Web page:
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‘Miss Universe’ election hurts all of us

It’s also terrible for Trump.

Photo: (Zac Bears/Double Standard)

As we all know by now, Hillary Clinton baited Donald Trump into being a jerk in the first debate. All we’ve heard in the four-day media parade of Trump’s mistakes confirms what everyone already knew. Trump doesn’t know what he’s talking about. He’s in over his head. And he won’t take advice from anyone who knows what they’re doing.

No one’s surprised. No one’s shocked. We’re all just disappointed.

Since Trump and Clinton secured their nominations, this entire election has been Clinton or some other Democrat tricking Donald Trump into another racist or sexist or ableist outburst. Whether it’s his insults of Judge Curiel because of Trump University lawsuits. Or his attacks on the Khan family because of Khizr Khan’s speech at the DNC. Or his racist “outreach” to black voters because people called him out for being racist on TV.

Now it’s Alicia Machado, a former Miss Universe and subject to Donald Trump’s sexist bullying on live TV during the 1990s. Trump reminded voters that Machado “gained a massive amount of weight” in a phone interview on FOX News the morning after the debate.

What do we get from this? Eight minutes of policy discussion in a 90 minute debate between the two viable candidates for president of the United States?

Only one thing I saw, heard or read during the debate really got to me. It was a text from a friend.

(Zac Bears/Double Standard)
(Zac Bears/Double Standard)

Sure, this ‘Miss Universe’ election helps out Clinton. It reminds almost everyone, besides the 20% of people who think Trump won the debate, that Trump is entirely unqualified to be president.

Machado said it best herself in a CNN interview: “I believe and I think this person, he thinks of us as a second class of people. And somebody like that can’t be a president.”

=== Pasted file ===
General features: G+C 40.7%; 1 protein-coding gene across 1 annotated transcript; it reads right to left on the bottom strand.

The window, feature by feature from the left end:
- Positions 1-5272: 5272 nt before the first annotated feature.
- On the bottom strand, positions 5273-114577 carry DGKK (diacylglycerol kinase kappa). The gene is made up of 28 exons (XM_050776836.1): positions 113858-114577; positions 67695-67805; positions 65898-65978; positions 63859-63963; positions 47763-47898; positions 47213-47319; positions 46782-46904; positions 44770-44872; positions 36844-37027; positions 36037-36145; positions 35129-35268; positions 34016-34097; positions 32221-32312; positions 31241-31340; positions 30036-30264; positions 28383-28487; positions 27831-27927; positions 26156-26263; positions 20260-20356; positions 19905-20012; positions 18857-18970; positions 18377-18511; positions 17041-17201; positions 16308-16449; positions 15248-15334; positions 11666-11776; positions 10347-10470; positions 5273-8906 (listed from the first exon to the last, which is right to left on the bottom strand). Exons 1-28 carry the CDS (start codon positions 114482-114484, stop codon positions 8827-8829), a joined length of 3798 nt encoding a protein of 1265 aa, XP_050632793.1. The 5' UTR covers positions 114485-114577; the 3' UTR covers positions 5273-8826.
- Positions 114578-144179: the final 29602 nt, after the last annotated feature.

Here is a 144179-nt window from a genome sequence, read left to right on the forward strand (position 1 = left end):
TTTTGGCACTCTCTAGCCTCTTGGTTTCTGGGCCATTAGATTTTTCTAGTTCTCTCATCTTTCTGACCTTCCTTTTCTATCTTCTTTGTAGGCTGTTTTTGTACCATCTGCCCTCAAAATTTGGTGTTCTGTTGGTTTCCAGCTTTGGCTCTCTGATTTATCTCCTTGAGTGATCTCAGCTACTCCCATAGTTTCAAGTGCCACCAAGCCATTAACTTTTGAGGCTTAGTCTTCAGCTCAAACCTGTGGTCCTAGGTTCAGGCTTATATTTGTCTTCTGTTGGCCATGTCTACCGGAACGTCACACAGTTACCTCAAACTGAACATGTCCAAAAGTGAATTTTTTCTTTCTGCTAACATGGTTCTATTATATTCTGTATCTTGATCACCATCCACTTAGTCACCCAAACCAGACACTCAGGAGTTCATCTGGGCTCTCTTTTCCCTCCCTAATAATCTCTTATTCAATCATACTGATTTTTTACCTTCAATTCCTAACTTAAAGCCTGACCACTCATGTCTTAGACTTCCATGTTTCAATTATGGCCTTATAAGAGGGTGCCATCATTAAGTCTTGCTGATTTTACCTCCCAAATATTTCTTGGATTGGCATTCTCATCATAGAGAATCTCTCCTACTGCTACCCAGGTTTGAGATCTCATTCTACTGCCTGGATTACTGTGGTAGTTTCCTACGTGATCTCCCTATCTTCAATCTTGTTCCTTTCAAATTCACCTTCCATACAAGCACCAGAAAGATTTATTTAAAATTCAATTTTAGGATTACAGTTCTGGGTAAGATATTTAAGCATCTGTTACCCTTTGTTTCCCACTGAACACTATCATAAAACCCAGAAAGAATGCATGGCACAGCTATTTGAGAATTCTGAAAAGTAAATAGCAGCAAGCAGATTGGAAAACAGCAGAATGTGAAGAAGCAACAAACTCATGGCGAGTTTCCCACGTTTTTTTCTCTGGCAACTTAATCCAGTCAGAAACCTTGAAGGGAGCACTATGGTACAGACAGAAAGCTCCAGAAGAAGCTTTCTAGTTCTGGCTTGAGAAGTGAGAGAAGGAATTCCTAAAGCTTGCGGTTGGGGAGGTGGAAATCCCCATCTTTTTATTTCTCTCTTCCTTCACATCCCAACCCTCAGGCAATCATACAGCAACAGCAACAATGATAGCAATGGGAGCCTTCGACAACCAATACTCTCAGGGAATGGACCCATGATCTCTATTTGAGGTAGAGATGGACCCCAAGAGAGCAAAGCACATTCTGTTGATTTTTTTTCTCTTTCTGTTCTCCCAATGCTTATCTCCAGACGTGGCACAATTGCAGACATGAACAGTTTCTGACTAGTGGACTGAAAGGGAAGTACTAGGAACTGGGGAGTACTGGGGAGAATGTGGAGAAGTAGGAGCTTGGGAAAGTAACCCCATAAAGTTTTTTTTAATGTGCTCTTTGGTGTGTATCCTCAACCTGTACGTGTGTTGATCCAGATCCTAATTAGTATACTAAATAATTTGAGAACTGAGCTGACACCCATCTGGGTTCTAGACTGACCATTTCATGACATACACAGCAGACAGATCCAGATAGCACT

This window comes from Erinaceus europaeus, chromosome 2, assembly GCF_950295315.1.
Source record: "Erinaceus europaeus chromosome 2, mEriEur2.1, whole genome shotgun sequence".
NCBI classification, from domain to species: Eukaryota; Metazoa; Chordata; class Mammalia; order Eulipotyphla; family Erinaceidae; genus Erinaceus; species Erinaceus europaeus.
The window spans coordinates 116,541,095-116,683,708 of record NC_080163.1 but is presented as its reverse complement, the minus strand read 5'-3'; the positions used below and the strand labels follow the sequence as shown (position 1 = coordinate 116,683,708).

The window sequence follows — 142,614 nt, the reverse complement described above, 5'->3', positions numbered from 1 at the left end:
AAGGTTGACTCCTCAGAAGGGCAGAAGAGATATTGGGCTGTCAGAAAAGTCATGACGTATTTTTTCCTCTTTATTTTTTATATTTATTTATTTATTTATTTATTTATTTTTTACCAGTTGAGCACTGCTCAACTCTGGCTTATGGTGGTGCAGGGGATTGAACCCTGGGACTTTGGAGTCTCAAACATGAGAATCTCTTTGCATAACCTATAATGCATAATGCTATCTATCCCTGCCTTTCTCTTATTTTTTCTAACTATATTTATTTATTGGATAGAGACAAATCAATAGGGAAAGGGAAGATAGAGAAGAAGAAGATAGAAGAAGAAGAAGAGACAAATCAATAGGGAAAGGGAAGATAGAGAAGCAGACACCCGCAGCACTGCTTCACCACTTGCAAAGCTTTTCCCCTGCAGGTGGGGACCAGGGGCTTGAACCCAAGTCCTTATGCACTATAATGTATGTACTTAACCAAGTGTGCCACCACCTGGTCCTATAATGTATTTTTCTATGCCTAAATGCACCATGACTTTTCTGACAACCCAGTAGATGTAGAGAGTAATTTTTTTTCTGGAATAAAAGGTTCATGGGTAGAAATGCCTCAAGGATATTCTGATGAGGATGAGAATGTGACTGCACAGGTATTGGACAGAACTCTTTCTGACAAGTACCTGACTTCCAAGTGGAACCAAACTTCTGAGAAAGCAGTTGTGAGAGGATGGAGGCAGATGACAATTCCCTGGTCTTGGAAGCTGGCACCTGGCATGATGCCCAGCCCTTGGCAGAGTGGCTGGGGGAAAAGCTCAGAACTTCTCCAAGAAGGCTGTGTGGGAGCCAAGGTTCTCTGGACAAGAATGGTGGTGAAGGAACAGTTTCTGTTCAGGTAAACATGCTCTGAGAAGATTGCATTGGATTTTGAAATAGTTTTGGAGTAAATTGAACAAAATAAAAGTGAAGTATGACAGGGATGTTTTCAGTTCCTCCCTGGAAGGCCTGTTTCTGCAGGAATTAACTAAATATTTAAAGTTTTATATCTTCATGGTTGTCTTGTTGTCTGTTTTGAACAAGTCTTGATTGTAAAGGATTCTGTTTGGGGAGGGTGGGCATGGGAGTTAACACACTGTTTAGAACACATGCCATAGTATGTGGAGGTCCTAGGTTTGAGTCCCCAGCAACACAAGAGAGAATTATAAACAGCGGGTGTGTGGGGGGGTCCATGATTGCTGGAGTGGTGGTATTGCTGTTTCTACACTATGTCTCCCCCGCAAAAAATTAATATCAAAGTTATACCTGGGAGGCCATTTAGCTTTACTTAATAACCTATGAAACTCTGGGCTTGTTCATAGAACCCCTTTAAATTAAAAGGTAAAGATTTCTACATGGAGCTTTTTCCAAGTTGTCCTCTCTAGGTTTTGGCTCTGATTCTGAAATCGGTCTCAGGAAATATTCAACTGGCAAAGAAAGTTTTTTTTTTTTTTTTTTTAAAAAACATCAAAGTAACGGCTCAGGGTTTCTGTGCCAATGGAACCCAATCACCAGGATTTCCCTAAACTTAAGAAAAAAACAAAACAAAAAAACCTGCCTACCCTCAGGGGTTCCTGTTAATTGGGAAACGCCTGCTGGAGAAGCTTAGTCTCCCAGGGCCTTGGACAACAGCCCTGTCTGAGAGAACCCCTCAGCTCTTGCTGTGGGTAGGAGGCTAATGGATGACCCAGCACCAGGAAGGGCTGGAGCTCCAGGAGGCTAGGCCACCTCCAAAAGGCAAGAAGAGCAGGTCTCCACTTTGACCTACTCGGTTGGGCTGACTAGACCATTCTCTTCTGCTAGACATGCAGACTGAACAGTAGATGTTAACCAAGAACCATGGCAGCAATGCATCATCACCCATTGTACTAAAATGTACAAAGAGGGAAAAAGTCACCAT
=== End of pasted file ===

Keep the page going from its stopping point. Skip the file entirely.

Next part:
This entire tabloid process makes it impossible to talk about issues that actually matter to people, and that’s what people in focus groups across the country said on TV after the debate. What about medical costs? What about college debt? What about the climate crisis? What about racism and police violence? What about the rent that’s way too dam’n high?

I watched the debate with friends. We didn’t shut it off or switch to football until afterwards. But I don’t think any of us honestly learned anything from it.

Worst of all, no one’s even talking about the only good thing in the entire debate, a candidate (Clinton) finally admitting that every American has implicit racial bias and saying that we have to address it.

My friend Charlotte Kelly, 22, said she’s been asked about the U.S. presidential election “every day” since moving to Copenhagen, Denmark a couple weeks ago. Sometimes the questions are about how the election process works, but sometimes they’re about “how our country has allowed for such an arrogant, misinformed egomaniac to get this close to the presidency.”

She told me she was out with friends the other day when a Dane said to her, “I just think Americans are so stupid.”

“I have definitely heard negative things about the US before but not so bluntly put,” Kelly added. “So I asked why, and she said it was because we, collectively, have allowed the rise of this kind of right-wing politics.”

“Its disheartening that our political system has gotten to this point where we have a political system so viciously divided that political debate has turn in to antagonistic arguments. Our political system has always been flawed and disenfranchised many, but the violence we are seeing in our political system now is worse than ever. Political ideology has demonized compromise, and people have forgotten the purpose of an organized political system, which to me is meant to take care of people,” Kelly explained.

“We are truly failing people here in the U.S., and its hard to see a future where our political system begins to take care of people. The American people are soon to reach a tipping point, either where we decide to address inequality and social violences very seriously, or we continue to ignore and exacerbate the problems that exist in our culture and implode.”

Now Trump is shooting off 3 a.m. tweetstorms about sex tapes and calling Hillary the worst abuser of women in the history of American politics. So we won’t be hearing anything about economic inequality and social violence any time soon.

I think I can hear someone screaming “SHUT IT OFF!” in the distance.

Zac Bears can be reached at zac@dblstand.com.

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